Salzwedel is a bustling medieval town of 20,000. Its charming cobblestone streets wind between centuries-old stone buildings, with a river flowing through its center. Scarred remnants of the wall which once divided East from West Germany still remain. In the center of town, there is an abandoned four-story building covering most of a medieval block, with soaring ceilings, arched windows, and a looming clock tower. Throughout the 20th century it has been used as a private girls’ school in the early part of the century, a hospital during World War II, and a school for the Young Pioneers, part of The Free German Youth founded within the Soviet occupation zone of Germany. It has been reclaimed and is now known as Kunsthaus, an art center that features a permanent collection, visiting exhibits, and a floor dedicated to artists-in-residence and art courses.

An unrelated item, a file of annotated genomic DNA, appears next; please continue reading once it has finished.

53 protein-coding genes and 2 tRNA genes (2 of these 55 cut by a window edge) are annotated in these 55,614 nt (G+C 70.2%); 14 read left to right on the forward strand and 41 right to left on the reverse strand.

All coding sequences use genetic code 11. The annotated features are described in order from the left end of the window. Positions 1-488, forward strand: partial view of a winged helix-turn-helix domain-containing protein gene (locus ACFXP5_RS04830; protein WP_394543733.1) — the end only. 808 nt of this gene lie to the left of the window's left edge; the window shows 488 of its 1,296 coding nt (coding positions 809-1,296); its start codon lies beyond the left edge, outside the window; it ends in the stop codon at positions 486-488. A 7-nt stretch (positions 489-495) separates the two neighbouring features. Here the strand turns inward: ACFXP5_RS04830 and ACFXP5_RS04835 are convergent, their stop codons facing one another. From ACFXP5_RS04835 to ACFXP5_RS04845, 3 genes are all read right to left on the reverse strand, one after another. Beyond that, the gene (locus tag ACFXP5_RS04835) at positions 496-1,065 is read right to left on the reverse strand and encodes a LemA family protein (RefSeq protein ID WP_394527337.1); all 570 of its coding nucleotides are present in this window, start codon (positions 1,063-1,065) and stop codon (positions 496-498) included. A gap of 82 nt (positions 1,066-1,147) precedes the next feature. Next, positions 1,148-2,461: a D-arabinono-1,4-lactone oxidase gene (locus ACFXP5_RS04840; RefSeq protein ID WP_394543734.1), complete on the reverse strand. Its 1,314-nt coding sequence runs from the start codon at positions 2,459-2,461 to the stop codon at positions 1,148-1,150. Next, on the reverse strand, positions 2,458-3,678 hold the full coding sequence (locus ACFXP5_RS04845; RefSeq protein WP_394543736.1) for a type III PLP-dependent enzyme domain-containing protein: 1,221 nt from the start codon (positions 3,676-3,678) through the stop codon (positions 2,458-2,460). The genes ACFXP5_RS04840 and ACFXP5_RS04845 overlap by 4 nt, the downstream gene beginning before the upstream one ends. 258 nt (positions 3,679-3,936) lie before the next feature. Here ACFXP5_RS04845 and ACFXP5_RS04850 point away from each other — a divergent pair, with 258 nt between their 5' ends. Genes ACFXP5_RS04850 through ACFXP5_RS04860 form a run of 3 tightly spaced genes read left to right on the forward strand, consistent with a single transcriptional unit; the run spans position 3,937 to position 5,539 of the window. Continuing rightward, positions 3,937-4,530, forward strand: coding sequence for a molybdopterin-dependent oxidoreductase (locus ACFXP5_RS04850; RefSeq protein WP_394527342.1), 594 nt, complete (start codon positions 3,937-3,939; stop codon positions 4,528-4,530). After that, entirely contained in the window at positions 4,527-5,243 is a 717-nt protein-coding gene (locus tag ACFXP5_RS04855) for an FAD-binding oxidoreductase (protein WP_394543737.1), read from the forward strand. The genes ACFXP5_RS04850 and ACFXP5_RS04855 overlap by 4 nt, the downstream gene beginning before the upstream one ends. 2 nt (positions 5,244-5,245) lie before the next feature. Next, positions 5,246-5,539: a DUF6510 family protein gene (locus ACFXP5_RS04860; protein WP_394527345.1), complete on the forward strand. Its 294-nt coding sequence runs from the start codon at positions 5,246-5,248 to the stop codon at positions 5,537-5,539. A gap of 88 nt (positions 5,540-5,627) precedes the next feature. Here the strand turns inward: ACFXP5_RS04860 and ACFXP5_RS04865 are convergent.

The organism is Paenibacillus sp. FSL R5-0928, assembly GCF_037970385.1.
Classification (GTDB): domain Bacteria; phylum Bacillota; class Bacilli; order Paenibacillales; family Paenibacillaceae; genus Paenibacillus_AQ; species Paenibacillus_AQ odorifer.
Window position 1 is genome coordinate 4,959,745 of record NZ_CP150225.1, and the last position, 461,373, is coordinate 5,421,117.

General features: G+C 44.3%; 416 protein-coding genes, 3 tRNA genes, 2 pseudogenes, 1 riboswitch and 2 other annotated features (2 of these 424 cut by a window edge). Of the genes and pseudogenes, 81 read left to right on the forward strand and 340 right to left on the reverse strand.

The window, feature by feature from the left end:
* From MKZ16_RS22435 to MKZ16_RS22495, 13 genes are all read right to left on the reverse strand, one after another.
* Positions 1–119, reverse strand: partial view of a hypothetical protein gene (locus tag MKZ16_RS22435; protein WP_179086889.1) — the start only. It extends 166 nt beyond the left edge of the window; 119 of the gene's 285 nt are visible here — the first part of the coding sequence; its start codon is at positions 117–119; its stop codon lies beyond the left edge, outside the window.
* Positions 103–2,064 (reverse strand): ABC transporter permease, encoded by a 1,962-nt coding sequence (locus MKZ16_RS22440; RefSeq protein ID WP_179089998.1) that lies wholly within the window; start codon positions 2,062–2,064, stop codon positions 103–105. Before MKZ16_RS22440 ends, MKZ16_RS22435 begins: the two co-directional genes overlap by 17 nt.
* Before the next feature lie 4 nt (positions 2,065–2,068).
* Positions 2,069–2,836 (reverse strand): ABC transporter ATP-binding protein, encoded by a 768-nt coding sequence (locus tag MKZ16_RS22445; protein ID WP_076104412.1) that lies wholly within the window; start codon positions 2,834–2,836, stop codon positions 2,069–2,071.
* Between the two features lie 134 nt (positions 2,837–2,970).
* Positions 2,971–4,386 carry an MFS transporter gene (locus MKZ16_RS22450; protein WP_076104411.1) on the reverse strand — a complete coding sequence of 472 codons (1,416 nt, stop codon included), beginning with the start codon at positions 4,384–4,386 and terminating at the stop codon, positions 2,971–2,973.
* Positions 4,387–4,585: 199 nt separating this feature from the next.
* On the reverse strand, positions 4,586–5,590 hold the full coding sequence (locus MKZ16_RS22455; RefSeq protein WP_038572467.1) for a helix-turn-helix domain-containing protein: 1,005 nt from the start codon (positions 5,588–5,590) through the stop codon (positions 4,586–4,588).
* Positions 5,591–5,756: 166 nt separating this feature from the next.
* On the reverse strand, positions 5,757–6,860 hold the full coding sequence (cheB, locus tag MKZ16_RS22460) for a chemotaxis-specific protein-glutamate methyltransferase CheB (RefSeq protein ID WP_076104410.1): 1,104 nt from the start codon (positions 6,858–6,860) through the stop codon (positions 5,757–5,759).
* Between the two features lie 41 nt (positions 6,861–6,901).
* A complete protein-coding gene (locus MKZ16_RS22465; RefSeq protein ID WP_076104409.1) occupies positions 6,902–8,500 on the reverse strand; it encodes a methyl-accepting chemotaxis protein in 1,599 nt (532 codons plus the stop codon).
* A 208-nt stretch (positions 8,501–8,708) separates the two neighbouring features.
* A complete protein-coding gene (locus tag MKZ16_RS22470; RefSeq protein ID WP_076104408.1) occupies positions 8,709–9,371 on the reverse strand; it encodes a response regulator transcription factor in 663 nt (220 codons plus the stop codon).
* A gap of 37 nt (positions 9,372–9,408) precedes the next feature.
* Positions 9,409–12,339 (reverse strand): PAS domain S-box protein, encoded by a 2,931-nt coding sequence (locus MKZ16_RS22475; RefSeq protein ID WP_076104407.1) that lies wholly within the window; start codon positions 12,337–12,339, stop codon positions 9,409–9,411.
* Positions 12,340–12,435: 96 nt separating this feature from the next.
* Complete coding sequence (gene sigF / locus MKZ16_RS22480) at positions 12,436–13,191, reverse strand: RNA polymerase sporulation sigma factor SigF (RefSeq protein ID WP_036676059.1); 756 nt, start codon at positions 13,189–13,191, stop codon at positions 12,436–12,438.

While in residency at Hilmsen, a neighboring village, and while the renovations of Kunsthaus were under way, I invited residents who support the arts to have their portraits made. Each was asked why art is important to them, how it affects their lives, and which medium they would like to explore. Some brought their children and others arrived with their instruments. All brought enthusiasm and show of support for Kunsthaus.
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